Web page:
Antimicrobial products are used to kill or slow the spread of microorganisms like bacteria and viruses — which can be particularly important during cold and flu season. But did you know some of these are regulated as pesticides by the EPA — like those wipes you use to clean your kitchen counter; while others are regulated as antiseptics by the U.S. Food and Drug Administration, like similar-looking hand wipes, NPIC points out. It notes: “If a product shows ‘EPA’ anywhere on the label, you know it’s a pesticide and NOT meant for use on the body.” So along with the bureaucratic distinction, there’s a practical one. By knowing which antimicrobial is which, you can limit your exposure to those pesticides — some which may be harmful if touched or inhaled.
Safely store it.
Whether it’s bleach — some of which is also regulated as a pesticide — or another potentially hazardous substance, it’s important to follow instructions on proper storage. That means never transferring it to another container — like putting a liquid in a soda bottle. And, yes, that kind of thing happens more often than you’d expect, experts say. “Safe storage is a big one,” says Dr. Michael O’Malley, a medical consultant for the California Department of Pesticide Regulation. Safe storage is essential when it comes to reducing pesticide exposure and other risks. Some pesticides are flammable, for example. So keep pesticides properly stowed and well out of reach of little hands to avoid accidental poisoning.
Go easy on the insecticides.
Roaches, ants and other home invaders can be hard to remove. Fortunately, “home pest control insecticides are safer than they used to be,” says O’Malley, a volunteer clinical faculty member in the department of public health sciences at the University of California–Davis. But that doesn’t mean you should be using them at will. Instead, maximize other approaches to deter pests, like putting food away and cleaning frequently, Temkin says, as well as sealing holes and cracks where they’re getting in. Go easy on so-called bug bombs, or foggers, which can widely disperse pesticides, too. With these: “There’s a definite hazard, but the benefit isn’t quite as clear — just as far as I’m concerned,” O’Malley says. Call a professional for hard-to-get-rid-of pests like bedbugs.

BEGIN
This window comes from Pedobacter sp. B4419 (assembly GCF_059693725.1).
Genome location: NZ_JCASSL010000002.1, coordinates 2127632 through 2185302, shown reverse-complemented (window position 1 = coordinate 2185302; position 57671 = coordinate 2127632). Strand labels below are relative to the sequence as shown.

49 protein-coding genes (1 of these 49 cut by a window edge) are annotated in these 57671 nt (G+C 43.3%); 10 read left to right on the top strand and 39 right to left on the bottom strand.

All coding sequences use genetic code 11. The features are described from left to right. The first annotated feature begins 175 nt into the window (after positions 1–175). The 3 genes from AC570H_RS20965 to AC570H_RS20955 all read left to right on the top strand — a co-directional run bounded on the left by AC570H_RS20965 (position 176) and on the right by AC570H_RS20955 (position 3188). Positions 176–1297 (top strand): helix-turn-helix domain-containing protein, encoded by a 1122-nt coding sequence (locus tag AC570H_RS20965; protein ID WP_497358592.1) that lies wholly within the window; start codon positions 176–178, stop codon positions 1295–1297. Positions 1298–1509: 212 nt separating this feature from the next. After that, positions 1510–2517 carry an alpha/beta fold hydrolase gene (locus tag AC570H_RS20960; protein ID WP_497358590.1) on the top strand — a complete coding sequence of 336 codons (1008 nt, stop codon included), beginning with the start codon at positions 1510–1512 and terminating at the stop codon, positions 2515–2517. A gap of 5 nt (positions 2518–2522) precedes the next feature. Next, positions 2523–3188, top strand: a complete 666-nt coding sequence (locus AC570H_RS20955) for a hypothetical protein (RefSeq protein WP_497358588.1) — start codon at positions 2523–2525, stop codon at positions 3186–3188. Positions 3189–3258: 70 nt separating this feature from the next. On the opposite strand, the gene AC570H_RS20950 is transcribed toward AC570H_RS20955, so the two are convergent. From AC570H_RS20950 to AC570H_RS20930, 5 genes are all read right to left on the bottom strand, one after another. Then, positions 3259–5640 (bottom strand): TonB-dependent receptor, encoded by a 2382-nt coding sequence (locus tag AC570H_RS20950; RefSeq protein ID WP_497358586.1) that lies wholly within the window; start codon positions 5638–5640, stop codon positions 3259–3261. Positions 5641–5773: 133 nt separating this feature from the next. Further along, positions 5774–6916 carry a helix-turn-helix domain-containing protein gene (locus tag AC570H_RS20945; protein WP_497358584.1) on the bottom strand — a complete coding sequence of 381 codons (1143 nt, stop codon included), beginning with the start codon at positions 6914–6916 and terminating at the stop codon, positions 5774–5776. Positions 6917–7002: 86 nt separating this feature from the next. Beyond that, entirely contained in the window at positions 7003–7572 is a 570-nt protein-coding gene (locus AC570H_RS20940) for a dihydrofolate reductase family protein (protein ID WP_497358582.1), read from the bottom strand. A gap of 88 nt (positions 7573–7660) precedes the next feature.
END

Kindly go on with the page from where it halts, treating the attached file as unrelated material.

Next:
Protect your pets — and those petting them.
It stands to reason that you’d want to keep ticks or fleas from bugging your dog. But if your pet needs insecticide treatment for these, it’s important to look for the least toxic option and, again, follow the directions. That includes making sure to wear gloves when you’re applying the treatment, and still washing your hands afterward. “For pet application, if you’re using pesticide on your pet, try to avoid contact between your child and your pet for an extended period of time,” Temkin says. Limit contact with the pet for 24 hours after it’s treated.